Tuning your guitar is a very important skill that every guitar player should have. If your are constantly out of tune you, and everyone that has to listen to you, will probably not enjoy playing your guitar as much as you could. Being in tune as much as possible is one of the greatest things that you can do to make yourself sound like a pro. This lesson will start out by showing you what some of your options are when you go out to buy a guitar tuner. Once we look at some of your options for buying a tuner, we will learn how to use a digital tuner to tune up.
There are three basic categories of tuners that we are going to cover in this lesson, clip on tuners, pedal tuners and hand held digital tuners. One thing that you should be aware of is the difference between a chromatic and non-chromatic tuner. If a tuner is “chromatic” that just means that it can tune any note that you can think of, not just the six notes on the guitar. A non-chromatic tuner usually only tunes the six notes found on the open strings of the guitar.
Let’s look at clip on tuners first. Clip on tuners are really convenient because you just clip them on to the head stock of your guitar and leave them there. Any time you want to check your tuning you just hit an open string and look over to see if the note needs to go up or down. These tuners work off of the vibrations of your guitar and work with both electric and acoustic guitars. You could probably expect to pay about $40.00 – $80.00 for a clip on tuner.
Pedal tuners require that you have an electric or acoustic/electric guitar. These tuners are very practical because, once you stomp on them they mute your guitar signal. If you are playing or plan on playing in a live situation, pedal tuners are a great choice because the audience will not have to listen to you tune through your amp or the sound system. Stomp on the pedal tuner to activate it. After you tune up, stomp on the pedal tuner again to bring your guitar signal back. Pedal tuners usually cost about $100.00.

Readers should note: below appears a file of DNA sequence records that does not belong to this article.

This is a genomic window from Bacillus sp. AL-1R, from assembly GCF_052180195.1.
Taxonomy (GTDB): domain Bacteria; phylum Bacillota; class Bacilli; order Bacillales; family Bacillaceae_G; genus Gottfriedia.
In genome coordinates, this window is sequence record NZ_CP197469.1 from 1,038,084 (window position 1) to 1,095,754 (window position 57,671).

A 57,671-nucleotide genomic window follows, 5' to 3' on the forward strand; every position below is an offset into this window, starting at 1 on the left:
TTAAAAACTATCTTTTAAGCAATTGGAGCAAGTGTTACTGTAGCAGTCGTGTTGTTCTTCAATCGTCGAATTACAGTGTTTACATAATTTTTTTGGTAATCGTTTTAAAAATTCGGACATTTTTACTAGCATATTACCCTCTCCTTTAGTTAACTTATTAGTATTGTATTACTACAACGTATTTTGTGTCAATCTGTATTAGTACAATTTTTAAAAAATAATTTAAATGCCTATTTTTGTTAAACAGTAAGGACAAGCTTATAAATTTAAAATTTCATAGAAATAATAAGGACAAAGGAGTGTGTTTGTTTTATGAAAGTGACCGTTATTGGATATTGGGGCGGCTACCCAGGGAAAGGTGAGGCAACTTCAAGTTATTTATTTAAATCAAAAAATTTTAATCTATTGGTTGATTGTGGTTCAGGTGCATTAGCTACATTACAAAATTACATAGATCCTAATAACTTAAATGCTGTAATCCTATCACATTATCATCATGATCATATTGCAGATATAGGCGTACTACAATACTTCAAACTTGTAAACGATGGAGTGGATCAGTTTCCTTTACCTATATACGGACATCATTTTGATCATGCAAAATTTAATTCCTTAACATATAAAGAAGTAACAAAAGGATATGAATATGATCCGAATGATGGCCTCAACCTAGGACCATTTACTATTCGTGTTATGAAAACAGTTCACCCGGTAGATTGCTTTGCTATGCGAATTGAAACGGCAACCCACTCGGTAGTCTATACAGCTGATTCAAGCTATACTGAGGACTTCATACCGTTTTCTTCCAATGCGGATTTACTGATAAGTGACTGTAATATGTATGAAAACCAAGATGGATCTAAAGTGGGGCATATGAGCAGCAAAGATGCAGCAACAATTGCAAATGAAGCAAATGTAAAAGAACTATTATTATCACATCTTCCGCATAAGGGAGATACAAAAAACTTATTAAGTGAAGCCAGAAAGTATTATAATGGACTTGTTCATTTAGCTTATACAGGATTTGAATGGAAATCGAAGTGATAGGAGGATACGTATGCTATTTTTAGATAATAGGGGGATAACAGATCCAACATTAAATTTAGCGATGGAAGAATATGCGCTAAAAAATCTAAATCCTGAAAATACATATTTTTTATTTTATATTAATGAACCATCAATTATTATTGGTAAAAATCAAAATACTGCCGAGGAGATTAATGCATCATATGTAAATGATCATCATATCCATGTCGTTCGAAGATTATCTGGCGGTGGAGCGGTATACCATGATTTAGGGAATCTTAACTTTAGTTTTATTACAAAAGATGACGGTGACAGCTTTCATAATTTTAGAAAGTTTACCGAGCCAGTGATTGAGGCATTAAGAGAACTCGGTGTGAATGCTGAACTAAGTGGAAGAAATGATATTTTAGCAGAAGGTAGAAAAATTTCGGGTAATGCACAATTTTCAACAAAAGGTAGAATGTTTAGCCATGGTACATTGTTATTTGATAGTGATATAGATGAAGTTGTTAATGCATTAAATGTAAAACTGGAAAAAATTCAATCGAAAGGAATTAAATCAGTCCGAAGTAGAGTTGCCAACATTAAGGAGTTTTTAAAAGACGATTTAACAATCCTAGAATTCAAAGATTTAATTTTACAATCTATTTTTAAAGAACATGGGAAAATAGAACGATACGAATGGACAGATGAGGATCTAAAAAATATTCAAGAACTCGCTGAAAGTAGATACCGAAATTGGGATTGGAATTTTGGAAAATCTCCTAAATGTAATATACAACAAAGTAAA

Digital tuners are probably the least expensive of each type of tuner that we will cover in this lesson. A descent hand held digital tuner should cost you $15.00 – $40.00. This is the kind of tuner that we will be using to learn how to tune the guitar.
Before we start learning how to tune the guitar let’s review the names of the open strings on the guitar. The names of the open strings on the guitar from low to high are E, A, D, G, B and E. If you have a regular hand held tuner you can probably just plug your guitar into the tuner. If you have and acoustic, you can just use the mic on the tuner to pick up the sound.
Once your tuner is on play your low E string. The tuner should indicate a note, hopefully it is an E. If its not an E we need to adjust the tuning to make it an E. Let’s say that you hit your low E string and the tuner display says that you are playing a D flat. D is before E in the musical alphabet so, this means that we need to raise the pitch of the string until it becomes an E. Imagine that the tuner said that the note that you were playing was an F#. In this case, you would need lower the pitch of the note until it became an E.At this point you should use your tuning peg for your low E string to raise or lower the note until it becomes an E. Okay, you have your E string tuned to an E note, but is it in tune? Most tuners have a needle or some light that let you know if a note is sharp or flat. If the note that you are tuning is flat, the needle or light will be off to the left of center. If the note that you are playing is sharp, the needle or light will off to the right of center. The idea is to “tune up” the note if it is flat and to “tune down” the note if it is sharp. When the note is “in tune” the needle will be in the middle of the display. If you have a tune with lights the “in tune” light is usually green and in the middle of the display. Repeat this process for all five remaining strings. Don’t be frustrated if you break a string or if it takes you a while to really get the whole idea of tuning. Thats normal.
Don’t have a tuner? That’s OK! Learn how to tune a guitar to itself!